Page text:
July 30, 2016: Donald Trump belittled Khizr and Ghazala Khan, the parents of a Muslim American soldier who had been killed while serving in the Army, for their speech at the Democratic National Convention. In his speech at the DNC, Khizr Khan had addressed Trump's stringent anti-Muslim immigration policies, saying, 'Have you even read the United States Constitution? I will gladly lend you my copy. In this document, look for the liberty and equal protection of law.' In response to the speech, Trump suggested that Khan had 'no right' to criticize him.
November 29, 2017: Donald Trump retweeted three anti-Muslim videos from Jayda Fransen, the deputy leader of the ultranationalist hate group Britain First. Fransen, who has a long history of posting Islamophobic content on social media, was found guilty in 2016 for aggravated harassment of a Muslim woman. In response to one of the videos, 'Muslim migrant beats up Dutch boy on crutches,' the Dutch embassy in Washington tweeted, '@real DonaldTrump Facts do matter. The perpetrator of the violent acts was born and raised in the Netherleands.' U.K. Prime Minister Theresa May joined worldwide condemnation of Trump's retweets, saying, 'It is wrong for the president to have done this' and explaining Britain First spreads 'hate-filled narratives to peddle lies and stoke tensions.'
January 11, 2018: According to an account of an immigration meeting with members of Congress, Donald Trump allegedly referred to Haiti, El Salvador, and nations in Africa as 'shithole countries.' In regard to the 60,000 Haitian immigrants sheltered in America following the 2010 earthquake in Haiti, Trump purportedly said, 'Why do we want people from Haiti here?' Trump followed this saying that the U.S. should admit more people from places like Norway, and that he would accept more Asian immigrants because he believed them to be beneficial to the economy.”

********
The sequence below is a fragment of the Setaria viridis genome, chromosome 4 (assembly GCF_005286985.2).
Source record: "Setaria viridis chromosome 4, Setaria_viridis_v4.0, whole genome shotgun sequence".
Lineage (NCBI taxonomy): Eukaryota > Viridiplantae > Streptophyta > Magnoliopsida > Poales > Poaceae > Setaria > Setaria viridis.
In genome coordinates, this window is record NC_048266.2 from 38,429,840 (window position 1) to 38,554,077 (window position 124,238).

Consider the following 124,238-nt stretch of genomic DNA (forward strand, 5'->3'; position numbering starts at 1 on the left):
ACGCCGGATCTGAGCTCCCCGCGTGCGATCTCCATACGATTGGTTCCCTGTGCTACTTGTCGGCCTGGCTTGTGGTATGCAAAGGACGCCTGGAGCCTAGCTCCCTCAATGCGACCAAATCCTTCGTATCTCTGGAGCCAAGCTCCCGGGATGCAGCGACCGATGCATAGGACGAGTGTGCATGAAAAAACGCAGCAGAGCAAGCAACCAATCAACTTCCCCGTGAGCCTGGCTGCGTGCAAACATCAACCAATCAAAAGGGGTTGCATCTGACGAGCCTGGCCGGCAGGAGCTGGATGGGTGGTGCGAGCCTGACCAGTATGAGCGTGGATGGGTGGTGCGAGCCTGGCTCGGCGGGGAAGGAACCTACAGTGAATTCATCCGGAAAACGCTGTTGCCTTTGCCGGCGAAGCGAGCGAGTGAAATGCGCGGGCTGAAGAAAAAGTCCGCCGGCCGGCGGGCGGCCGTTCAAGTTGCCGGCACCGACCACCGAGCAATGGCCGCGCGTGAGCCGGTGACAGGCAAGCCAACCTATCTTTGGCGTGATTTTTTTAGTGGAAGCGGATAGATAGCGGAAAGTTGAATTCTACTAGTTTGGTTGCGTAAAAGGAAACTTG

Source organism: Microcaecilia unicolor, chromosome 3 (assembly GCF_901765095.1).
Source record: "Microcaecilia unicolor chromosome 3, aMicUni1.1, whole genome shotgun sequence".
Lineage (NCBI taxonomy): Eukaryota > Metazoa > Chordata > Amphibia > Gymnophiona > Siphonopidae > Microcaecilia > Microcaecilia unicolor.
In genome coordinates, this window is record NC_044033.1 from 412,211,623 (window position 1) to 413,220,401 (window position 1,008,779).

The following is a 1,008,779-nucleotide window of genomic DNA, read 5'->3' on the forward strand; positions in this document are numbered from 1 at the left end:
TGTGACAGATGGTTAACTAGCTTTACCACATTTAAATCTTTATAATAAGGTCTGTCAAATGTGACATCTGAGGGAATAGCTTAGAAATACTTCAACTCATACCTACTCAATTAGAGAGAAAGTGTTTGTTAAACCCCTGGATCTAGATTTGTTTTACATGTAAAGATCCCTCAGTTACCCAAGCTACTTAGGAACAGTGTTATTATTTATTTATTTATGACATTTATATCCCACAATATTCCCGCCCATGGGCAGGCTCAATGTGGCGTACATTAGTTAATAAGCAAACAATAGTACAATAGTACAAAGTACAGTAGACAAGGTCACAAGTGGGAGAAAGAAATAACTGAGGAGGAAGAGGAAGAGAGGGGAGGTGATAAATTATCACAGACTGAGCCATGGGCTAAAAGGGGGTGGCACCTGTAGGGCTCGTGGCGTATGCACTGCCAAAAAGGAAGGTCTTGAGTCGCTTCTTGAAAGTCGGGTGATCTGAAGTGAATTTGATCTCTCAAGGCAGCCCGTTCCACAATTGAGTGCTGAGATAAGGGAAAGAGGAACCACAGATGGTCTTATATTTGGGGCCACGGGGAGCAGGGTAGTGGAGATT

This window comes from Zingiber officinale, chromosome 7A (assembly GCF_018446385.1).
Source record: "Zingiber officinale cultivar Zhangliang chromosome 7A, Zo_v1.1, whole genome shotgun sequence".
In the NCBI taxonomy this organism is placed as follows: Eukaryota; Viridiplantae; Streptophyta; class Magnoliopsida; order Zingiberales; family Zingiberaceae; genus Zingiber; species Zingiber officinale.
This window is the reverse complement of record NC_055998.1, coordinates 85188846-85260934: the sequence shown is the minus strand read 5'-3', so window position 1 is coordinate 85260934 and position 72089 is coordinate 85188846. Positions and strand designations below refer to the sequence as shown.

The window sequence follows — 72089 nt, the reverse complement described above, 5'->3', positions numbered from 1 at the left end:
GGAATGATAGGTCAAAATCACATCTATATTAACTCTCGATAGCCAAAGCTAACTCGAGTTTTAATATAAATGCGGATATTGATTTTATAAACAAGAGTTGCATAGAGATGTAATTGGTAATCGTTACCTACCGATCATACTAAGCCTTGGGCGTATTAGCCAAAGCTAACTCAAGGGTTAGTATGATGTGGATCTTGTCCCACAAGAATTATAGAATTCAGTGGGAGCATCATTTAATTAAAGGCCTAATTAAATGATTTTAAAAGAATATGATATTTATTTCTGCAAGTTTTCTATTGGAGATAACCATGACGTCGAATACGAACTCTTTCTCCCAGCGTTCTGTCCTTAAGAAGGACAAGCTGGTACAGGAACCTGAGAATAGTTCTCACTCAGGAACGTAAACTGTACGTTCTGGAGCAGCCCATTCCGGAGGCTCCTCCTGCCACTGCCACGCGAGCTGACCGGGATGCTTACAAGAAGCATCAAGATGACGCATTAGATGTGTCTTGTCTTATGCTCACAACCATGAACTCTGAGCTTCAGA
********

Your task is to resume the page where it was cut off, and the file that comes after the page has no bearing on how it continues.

July 15, 2018: At a joint press conference with Russian President Vladimir Pution in Helsinki, Donald Trump sided with Putin over American intelligence. When asked about Russian collusion in the 2016 election, Trump said, 'They said they think it's Russia; I have President Putin, he just said it's not Russia. I will say this: I don't see any reason why it would be. I have great confidence in my intelligence people, but I will tell you that President Putin was extremely strong and powerful in his denial today.”
July 14, 2019: President Trump said Sunday that four minority, liberal congresswomen who have been critical of House Speaker Nancy Pelosi (D-Calif.) should 'go back and help fix the totally broken and crime infested places from which they came. . . . Then come back and show us how it is done. These places need your help badly, you can't leave fast enough. I'm sure that Nancy Pelosi would be very happy to quickly work out free travel arrangements!' prompting other Democrats—including Pelosi—to leap to their defense. Pelosi denounced Trump's tweets as 'xenophobic comments meant to divide out nation,' while the four congresswomen promised to continue fighting Trump's agenda and accused him of trying to appeal to white nationalists.”